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First Healthcare Compliance CONNECT- April 2018

By Sheba Vine, JD, CPCO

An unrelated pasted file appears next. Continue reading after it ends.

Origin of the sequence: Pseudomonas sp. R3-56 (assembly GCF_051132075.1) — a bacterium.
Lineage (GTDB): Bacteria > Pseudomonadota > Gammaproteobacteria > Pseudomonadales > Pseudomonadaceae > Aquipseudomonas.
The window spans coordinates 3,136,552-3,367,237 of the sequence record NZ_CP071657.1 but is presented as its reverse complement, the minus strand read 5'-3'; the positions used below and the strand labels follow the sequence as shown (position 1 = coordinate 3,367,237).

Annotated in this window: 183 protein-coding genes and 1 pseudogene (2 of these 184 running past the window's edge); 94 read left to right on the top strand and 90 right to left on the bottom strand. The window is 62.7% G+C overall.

By Sheba Vine, JD, CPCO Early this month Uber introduced the launch of Uber Health, a new service that allows healthcare organizations to provide transportation for their patients. Within days, Lyft and Allscripts announced a partnership to allow healthcare providers to schedule patient rides using Allscript’s electronic health record network. The move into Non-Emergency Medical Transportation (NEMT) services is an effort to eliminate transportation barriers for patients—a 2005 study estimated that at least 3.6 million people miss or delay their medical appointments each year because they lack transportation. As ridesharing companies hail into the healthcare industry, compliance with Health Insurance Portability and Accountability Act (HIPAA) and fraud waste and abuse laws are essential for participating healthcare providers. According to HIPAA, any entity that uses or discloses protected health information (PHI) on behalf of a covered entity is defined as a Business Associate. A covered entity must obtain satisfactory assurances from a Business Associate that it will safeguard the PHI it receives or creates, also known as a Business Associate Agreement (BAA). For more information read our previous blog titled Define Your Relationship- Vendor or Business Associate. If healthcare providers are directly providing PHI to ridesharing companies to schedule transportation for patients, such as providing the patient name and home address for pick up or drop off, then a business associate relationship exists pursuant to HIPAA. As a result, healthcare providers must enter into BAAs before these services are used for their patients. Healthcare providers must also comply with fraud waste and abuse laws. For instance, the Anti-Kickback Statute (AKS) prohibits the knowing and willful payment of remuneration to induce or reward patient referrals or the generation of business involving any item or service payable by the Federal health care programs. Providing transportation at little or no cost can potentially be viewed as an inducement or kickback to use the provider. And violations under AKS can give rise to civil monetary penalties, false claims act liability, and program exclusions. Effective as of January 6, 2017, the Office of Inspector General issued a final rule that added, among other things, a local transportation safe harbor to the AKS. Specifically, the safe harbor allows healthcare providers to provide free or discounted local transportation services for Federal health care program beneficiaries, if the following are met: 1. The availability of the transportation services is set forth in written policy, which is applied uniformly and consistently, and the availability of the services is not determined in a manner related to the volume or value of Federal health care program business; 2. The free or discounted local transportation services are not air, luxury, or ambulance-level transportation; 3. The transportation services are not publicly marketed or advertised, no marketing of health care items and services occurs during the course of the transportation or at any time by drivers who provide the transportation, and drivers or others arranging for the transportation are not paid on a per-beneficiary-transported basis; 4. The services are only available to an established patient, which is defined as a patient who has previously attended an appointment and includes a patient who has scheduled an appointment. 5. The patient is within 25 miles of the health care provider to or from which the individual is being transported, or within 50 miles if the patient resides in a rural area; 6. Transportation services is provided for the purpose of obtaining medically necessary items and services; and 7. The eligible entity that makes the transportation available bears the costs of the free or discounted local transportation services and does not shift the burden of these costs onto any Federal health care program, other payers, or individuals. 42 C.F.R. § 1001.952(bb). When it comes to compliance, healthcare providers need to stay vigilante as new players enter the market. 10 First Healthcare Compliance, LLC © 2018

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